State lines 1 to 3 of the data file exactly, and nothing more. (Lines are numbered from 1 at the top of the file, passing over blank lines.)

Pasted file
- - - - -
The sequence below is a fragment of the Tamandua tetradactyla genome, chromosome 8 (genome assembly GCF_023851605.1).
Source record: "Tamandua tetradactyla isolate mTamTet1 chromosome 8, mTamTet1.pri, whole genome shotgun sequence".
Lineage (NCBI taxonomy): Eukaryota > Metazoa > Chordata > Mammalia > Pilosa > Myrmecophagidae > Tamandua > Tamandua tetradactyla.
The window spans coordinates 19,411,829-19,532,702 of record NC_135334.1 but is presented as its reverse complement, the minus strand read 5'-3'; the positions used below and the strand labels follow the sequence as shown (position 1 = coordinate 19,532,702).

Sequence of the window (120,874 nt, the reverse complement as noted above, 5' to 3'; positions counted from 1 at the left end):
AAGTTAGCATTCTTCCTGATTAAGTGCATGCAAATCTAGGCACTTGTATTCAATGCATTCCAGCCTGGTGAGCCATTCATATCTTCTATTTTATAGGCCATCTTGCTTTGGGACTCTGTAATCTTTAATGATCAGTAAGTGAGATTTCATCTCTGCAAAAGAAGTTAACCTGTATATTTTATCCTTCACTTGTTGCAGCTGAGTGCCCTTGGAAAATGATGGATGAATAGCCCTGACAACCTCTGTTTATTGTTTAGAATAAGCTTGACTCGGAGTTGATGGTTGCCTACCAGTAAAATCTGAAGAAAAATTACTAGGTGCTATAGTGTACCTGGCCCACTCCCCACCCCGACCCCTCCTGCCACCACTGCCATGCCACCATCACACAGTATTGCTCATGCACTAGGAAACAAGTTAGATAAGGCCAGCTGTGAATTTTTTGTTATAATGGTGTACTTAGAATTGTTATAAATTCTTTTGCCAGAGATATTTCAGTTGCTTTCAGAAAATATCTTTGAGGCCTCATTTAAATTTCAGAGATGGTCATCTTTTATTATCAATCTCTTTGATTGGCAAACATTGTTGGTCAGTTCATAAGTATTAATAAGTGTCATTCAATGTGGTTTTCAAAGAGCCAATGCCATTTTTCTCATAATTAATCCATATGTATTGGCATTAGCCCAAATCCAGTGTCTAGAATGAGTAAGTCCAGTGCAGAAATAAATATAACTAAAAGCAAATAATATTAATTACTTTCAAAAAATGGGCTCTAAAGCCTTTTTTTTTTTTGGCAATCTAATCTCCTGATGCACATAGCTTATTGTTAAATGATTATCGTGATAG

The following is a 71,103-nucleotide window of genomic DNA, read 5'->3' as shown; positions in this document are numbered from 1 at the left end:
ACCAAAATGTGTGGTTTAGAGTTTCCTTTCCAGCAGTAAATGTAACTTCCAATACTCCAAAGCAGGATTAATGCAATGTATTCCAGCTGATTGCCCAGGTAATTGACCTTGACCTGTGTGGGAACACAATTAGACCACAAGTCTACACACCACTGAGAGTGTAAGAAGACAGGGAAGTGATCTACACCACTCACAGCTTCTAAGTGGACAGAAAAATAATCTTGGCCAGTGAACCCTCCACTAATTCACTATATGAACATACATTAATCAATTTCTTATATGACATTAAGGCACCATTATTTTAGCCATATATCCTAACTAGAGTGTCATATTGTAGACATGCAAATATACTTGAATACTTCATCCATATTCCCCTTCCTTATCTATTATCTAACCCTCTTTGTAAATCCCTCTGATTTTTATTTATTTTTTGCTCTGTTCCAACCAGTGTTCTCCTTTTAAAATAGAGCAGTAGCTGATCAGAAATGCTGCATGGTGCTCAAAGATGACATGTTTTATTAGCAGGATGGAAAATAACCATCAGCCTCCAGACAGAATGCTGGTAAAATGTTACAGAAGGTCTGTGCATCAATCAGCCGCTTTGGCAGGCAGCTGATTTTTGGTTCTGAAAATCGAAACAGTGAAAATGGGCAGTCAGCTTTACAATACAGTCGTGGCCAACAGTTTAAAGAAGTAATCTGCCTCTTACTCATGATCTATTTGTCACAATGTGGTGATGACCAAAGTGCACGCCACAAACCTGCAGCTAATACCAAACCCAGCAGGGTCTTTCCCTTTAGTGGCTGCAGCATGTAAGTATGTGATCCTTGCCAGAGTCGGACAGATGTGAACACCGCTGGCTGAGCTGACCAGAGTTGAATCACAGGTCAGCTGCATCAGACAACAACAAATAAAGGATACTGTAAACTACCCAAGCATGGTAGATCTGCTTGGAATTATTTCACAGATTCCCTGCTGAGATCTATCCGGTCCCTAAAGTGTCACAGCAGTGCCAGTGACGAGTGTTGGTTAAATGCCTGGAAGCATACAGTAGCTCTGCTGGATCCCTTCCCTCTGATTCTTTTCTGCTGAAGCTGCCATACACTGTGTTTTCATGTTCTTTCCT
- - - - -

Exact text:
The sequence below is a fragment of the Tamandua tetradactyla genome, chromosome 8 (genome assembly GCF_023851605.1).
Source record: "Tamandua tetradactyla isolate mTamTet1 chromosome 8, mTamTet1.pri, whole genome shotgun sequence".
Lineage (NCBI taxonomy): Eukaryota > Metazoa > Chordata > Mammalia > Pilosa > Myrmecophagidae > Tamandua > Tamandua tetradactyla.